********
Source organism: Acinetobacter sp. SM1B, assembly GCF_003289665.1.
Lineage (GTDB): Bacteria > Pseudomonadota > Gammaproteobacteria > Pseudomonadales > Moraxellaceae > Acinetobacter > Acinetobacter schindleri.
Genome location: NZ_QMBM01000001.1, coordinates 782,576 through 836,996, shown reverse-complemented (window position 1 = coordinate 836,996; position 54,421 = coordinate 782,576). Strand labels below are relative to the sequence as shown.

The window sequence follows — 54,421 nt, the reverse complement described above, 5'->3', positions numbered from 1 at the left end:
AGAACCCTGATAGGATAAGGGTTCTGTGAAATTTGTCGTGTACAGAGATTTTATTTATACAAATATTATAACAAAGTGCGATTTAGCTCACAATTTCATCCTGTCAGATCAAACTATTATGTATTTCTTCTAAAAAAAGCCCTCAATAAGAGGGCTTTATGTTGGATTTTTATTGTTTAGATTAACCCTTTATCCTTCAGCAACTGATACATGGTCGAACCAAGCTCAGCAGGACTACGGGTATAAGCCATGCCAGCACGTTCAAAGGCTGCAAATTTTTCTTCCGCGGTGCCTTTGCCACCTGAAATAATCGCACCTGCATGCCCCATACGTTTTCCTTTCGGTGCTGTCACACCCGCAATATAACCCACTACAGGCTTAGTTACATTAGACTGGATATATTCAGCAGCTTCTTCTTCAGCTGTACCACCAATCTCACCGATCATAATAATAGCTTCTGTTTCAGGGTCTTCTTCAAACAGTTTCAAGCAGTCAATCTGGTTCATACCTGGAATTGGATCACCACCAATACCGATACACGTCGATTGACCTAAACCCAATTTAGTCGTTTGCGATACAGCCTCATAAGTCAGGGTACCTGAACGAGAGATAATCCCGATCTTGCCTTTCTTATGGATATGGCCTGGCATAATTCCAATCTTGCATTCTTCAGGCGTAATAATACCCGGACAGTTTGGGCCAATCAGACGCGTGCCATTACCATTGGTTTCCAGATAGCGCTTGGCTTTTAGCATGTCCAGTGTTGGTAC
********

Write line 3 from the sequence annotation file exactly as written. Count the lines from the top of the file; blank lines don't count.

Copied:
Genome location: NZ_QMBM01000001.1, coordinates 782,576 through 836,996, shown reverse-complemented (window position 1 = coordinate 836,996; position 54,421 = coordinate 782,576). Strand labels below are relative to the sequence as shown.